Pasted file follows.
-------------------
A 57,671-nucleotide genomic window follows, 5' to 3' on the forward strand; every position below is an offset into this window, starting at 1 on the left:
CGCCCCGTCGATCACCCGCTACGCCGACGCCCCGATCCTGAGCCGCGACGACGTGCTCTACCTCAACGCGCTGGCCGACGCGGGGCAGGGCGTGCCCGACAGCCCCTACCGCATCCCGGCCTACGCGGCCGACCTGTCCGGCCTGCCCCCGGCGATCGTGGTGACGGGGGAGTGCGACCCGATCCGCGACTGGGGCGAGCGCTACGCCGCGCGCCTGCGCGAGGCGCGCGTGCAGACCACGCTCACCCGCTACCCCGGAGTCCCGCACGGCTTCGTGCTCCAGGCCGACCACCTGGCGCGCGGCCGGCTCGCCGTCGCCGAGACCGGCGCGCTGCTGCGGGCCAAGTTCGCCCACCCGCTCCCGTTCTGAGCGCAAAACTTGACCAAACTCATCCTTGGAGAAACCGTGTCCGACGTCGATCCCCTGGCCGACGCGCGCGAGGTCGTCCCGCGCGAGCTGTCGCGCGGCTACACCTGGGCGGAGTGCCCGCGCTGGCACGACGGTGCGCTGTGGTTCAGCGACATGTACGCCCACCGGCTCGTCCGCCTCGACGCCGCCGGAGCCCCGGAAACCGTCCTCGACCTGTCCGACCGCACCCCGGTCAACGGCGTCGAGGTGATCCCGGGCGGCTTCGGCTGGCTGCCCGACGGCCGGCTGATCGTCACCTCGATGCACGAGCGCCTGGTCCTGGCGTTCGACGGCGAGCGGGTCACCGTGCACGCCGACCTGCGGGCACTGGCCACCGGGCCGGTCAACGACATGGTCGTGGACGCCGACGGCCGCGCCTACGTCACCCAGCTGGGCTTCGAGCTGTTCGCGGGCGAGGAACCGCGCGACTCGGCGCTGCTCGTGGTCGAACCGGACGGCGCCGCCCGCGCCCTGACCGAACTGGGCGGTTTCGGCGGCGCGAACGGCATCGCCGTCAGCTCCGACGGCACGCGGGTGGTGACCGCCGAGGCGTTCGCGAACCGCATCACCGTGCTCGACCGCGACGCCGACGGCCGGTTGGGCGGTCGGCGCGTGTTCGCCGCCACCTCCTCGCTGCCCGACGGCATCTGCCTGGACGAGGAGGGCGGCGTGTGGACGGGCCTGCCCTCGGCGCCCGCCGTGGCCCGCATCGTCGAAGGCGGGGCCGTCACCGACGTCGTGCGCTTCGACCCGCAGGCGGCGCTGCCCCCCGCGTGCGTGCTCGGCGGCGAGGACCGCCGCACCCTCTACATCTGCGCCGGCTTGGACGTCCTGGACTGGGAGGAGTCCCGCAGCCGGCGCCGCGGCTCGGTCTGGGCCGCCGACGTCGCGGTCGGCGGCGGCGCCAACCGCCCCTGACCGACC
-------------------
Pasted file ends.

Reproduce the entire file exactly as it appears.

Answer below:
A 57,671-nucleotide genomic window follows, 5' to 3' on the forward strand; every position below is an offset into this window, starting at 1 on the left:
CGCCCCGTCGATCACCCGCTACGCCGACGCCCCGATCCTGAGCCGCGACGACGTGCTCTACCTCAACGCGCTGGCCGACGCGGGGCAGGGCGTGCCCGACAGCCCCTACCGCATCCCGGCCTACGCGGCCGACCTGTCCGGCCTGCCCCCGGCGATCGTGGTGACGGGGGAGTGCGACCCGATCCGCGACTGGGGCGAGCGCTACGCCGCGCGCCTGCGCGAGGCGCGCGTGCAGACCACGCTCACCCGCTACCCCGGAGTCCCGCACGGCTTCGTGCTCCAGGCCGACCACCTGGCGCGCGGCCGGCTCGCCGTCGCCGAGACCGGCGCGCTGCTGCGGGCCAAGTTCGCCCACCCGCTCCCGTTCTGAGCGCAAAACTTGACCAAACTCATCCTTGGAGAAACCGTGTCCGACGTCGATCCCCTGGCCGACGCGCGCGAGGTCGTCCCGCGCGAGCTGTCGCGCGGCTACACCTGGGCGGAGTGCCCGCGCTGGCACGACGGTGCGCTGTGGTTCAGCGACATGTACGCCCACCGGCTCGTCCGCCTCGACGCCGCCGGAGCCCCGGAAACCGTCCTCGACCTGTCCGACCGCACCCCGGTCAACGGCGTCGAGGTGATCCCGGGCGGCTTCGGCTGGCTGCCCGACGGCCGGCTGATCGTCACCTCGATGCACGAGCGCCTGGTCCTGGCGTTCGACGGCGAGCGGGTCACCGTGCACGCCGACCTGCGGGCACTGGCCACCGGGCCGGTCAACGACATGGTCGTGGACGCCGACGGCCGCGCCTACGTCACCCAGCTGGGCTTCGAGCTGTTCGCGGGCGAGGAACCGCGCGACTCGGCGCTGCTCGTGGTCGAACCGGACGGCGCCGCCCGCGCCCTGACCGAACTGGGCGGTTTCGGCGGCGCGAACGGCATCGCCGTCAGCTCCGACGGCACGCGGGTGGTGACCGCCGAGGCGTTCGCGAACCGCATCACCGTGCTCGACCGCGACGCCGACGGCCGGTTGGGCGGTCGGCGCGTGTTCGCCGCCACCTCCTCGCTGCCCGACGGCATCTGCCTGGACGAGGAGGGCGGCGTGTGGACGGGCCTGCCCTCGGCGCCCGCCGTGGCCCGCATCGTCGAAGGCGGGGCCGTCACCGACGTCGTGCGCTTCGACCCGCAGGCGGCGCTGCCCCCCGCGTGCGTGCTCGGCGGCGAGGACCGCCGCACCCTCTACATCTGCGCCGGCTTGGACGTCCTGGACTGGGAGGAGTCCCGCAGCCGGCGCCGCGGCTCGGTCTGGGCCGCCGACGTCGCGGTCGGCGGCGGCGCCAACCGCCCCTGACCGACC